Real World Nostalgia

It’s been there, at the back of my mind the whole time; the philosophy and culture of punk. Breaking away from structures, connecting with a community through individuality, and the process of making (DIY), were prominent parts of punk culture; aspects that also link to emotional well-being and art therapy. Punk fashion is also an excellent example of dress and clothing being used as a medium for storytelling.

I started searching for things related to 70s punk and the philosophy behind punk culture, and came across an article about using elements from postmodern punk rock in art therapy – Creating a Culture of Connection: A Postmodern Punk Rock Approach to Art Therapy by Jessica Masino Drass. I have been wondering if the philosophy of 70s punk DIY culture could be a potential source of inspiration for my project, and I had a gut feeling that something like this must exist out there. The concept of ‘punk art therapy’ links to my previous ideas about using costume, clothing customisation, and performance as therapeutically expressive tools.

I also saw a link between the embroidered jacket by Agnes Richter, created when she was a patient at German mental institution in the late 1700s, and the heavily customised jackets of the punk era.

In a way one could perhaps say that punk was trying to express emotions in a  world that felt like the confinements of a mental institution with an uncertain future. Much like Agnes Richter and her embroidered jacket?


And yes, the title is two Buzzcocks songs put together.

On art making and the desire to let go of structures

Yesterday I went to a ‘creative expressive art group’ organised by a recently graduated art therapist. The group is not art therapy although it is loosely based on the process used in art therapy. It’s meant to be a safe space where adults can tap into their creative side and forget about the business of the outside world.

Although I did of course engage with the creative process myself, I mainly observed how the event was structured and how the other people connected with the process.

Observing the seven others in the group, it became quite clear to me that they are all are looking for ways to deal with their individuality, emotions, and the surrounding world. The most valuable things I gained from yesterday’s experience were the stories the people shared during the evening; there was pain, uncertainty, childhood memories, and a strong desire to let go of structures. There was also clearly an interest in three-dimensionality and mixed-media, which suggests that there could be an interest for using a combination of different art forms as a therapeutic and self-reflective process.

I also noticed that if these people had been given more time to express themselves the process may have had a more intense and ‘healing’ impact on them. The expressive art making started at 6.40PM and ended at 7.30PM, leaving less than an hour for the creative process. And it was noticeable that everyone was just getting started.

For an expressive workshop like this to have a stronger impact I believe it would be important to have enough time for exploring, creating, and reflecting. I would also pay more attention to the overall atmosphere and perhaps include sensory elements, such as sound and smell, to stimulate and inspire the participants.

Yesterday’s experience made me circle back to ideas about a meditative and reflective workshop, process, or method that I had during my research for the Dream/Nightmare project and WWHI projects. 

Although there were plenty of materials to work with the expressive art group was still limited to drawing and painting, which links to my observation that most art therapy is very one-dimensional. In what ways could a broader range of artistic media and materials open up further possibilities and help the participants challenge boundaries? And how would the overall experience be affected by including the body and artefacts in the process?



Some key thoughts and questions so far…

There is a strong link between mental well-being, forming meaningful affective connections, and engaging with emotions and the present moment. Stories and narratives connect us to and help us ‘make sense’ of the world, and thus one could argue that storytelling and narratives are crucial to our mental well-being.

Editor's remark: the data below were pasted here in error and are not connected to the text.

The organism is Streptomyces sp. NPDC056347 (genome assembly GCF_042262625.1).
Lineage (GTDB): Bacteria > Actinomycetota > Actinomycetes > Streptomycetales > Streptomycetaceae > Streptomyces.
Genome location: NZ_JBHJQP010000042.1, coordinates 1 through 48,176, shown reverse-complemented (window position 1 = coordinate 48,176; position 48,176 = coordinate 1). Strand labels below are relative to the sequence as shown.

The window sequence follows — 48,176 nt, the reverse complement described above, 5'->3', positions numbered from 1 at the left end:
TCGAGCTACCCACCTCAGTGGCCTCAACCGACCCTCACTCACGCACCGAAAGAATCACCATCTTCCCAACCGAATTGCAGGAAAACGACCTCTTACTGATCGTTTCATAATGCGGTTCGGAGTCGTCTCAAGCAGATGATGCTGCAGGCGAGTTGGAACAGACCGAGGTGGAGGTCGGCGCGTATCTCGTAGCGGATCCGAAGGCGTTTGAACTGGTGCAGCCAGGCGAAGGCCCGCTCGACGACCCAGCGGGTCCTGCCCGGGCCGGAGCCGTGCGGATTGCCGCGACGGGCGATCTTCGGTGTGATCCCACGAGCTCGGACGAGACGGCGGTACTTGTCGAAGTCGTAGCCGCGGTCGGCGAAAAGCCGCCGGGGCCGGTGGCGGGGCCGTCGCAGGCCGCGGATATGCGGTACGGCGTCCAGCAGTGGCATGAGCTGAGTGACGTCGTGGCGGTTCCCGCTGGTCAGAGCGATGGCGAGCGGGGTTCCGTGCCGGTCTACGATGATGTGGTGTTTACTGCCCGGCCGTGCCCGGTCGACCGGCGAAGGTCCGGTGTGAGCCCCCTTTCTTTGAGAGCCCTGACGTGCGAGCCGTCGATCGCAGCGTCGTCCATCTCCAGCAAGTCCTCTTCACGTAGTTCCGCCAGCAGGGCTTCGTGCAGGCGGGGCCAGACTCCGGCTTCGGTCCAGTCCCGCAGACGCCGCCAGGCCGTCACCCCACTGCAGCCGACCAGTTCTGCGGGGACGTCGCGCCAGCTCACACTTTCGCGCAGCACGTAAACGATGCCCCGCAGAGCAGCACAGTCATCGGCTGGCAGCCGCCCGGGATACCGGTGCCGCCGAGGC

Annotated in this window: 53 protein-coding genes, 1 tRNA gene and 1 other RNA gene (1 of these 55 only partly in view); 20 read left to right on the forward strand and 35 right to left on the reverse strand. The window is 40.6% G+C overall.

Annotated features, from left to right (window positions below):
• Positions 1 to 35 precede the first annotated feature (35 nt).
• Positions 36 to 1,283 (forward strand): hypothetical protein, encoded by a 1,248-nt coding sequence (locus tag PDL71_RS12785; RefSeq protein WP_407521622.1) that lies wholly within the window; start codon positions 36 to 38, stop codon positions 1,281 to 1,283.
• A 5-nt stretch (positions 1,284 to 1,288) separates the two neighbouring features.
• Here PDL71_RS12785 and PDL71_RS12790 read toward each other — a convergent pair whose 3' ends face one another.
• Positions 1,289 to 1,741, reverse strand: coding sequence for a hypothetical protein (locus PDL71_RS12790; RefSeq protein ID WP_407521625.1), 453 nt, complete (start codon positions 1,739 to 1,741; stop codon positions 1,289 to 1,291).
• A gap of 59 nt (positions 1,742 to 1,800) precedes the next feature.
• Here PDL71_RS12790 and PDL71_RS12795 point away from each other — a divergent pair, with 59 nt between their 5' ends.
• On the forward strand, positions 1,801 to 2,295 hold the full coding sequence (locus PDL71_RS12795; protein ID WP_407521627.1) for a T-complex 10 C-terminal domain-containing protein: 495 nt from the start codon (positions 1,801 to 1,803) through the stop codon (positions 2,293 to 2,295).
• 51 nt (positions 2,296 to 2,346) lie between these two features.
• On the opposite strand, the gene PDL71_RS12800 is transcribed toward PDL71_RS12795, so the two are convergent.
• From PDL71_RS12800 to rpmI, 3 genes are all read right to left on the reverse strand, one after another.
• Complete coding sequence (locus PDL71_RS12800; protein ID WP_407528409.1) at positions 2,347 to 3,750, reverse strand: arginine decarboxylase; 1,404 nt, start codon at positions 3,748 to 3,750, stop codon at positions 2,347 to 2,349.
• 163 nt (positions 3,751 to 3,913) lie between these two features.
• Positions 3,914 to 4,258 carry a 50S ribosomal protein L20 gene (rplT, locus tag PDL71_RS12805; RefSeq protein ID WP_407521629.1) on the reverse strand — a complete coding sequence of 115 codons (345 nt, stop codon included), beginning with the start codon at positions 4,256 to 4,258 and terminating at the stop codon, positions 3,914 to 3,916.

People form affective connections between objects, moments, and other people through personal storytelling. Objects become part of our narrative identity and they can hold especially significant meaning in difficult times.

Observing someone else’s creative process instinctively connects the observer with the process at a subtle neural level (Franklin 2010, p. 161). Which means that including the viewer in the creative process can create a moment of empathy between the artist and the viewer.

Most art therapy forms seem to be quite one-dimensional, usually focusing on only one medium such as painting, sculpture, or drama.

How could artistic expression help people suffering from poor emotional well-being connect with themselves and their surroundings while also raising awareness about mental well-being in the general public by helping them empathise with the creator of the art?

How could then co-creation between artists, people dealing with emotional distress, and the audience be used to create moments of self-reflection and empathy?

How could fragments of peoples’ affective stories be turned into a narrative landscape with an immersive nature?

What kind of therapeutic possibilities could combining several art forms in a self-reflective creative process open up?

How could a combination of narrative creation and different creative mediums such as costume, performance, and photography be used in a therapeutic way?

What could a therapeutic process of creating personal portraits and/or narratives with costume, objects, and performative elements look like?

Or, how could creating personal symbols and narrative landscapes support affective well-being…?

‘Far more things nearly happen than happen…’

However, the following things did happen.

A few weeks ago I attended an event in ‘nearlyology’ at The Poetry Café. After the event I spoke with the Director, and some other people, from the Poetry Society about my research project, possibilities for collaboration, and emotional narratives in general. The Director said that they are happy to help me find useful contacts and provide space for events.

Last week the Marketing and Communications Manager at the Poetry Society emailed me two contacts that may be useful for my project. One is Chris Meade, a writer, who would be happy to talk to me about his research process for his PhD in digital writing and the book he wrote as part of his research. In addition to the written text, his book includes soundscapes, songs, reader-generated stories, artworks, workshops, and live performances. It redraws ‘the boundaries of a book to include the total experience of time spent in and around its story world (Meade 2018).’ As someone who is exploring different ways of creating and expressing narratives and collecting people’s affective stories, I think talking to him could be useful for my own research project.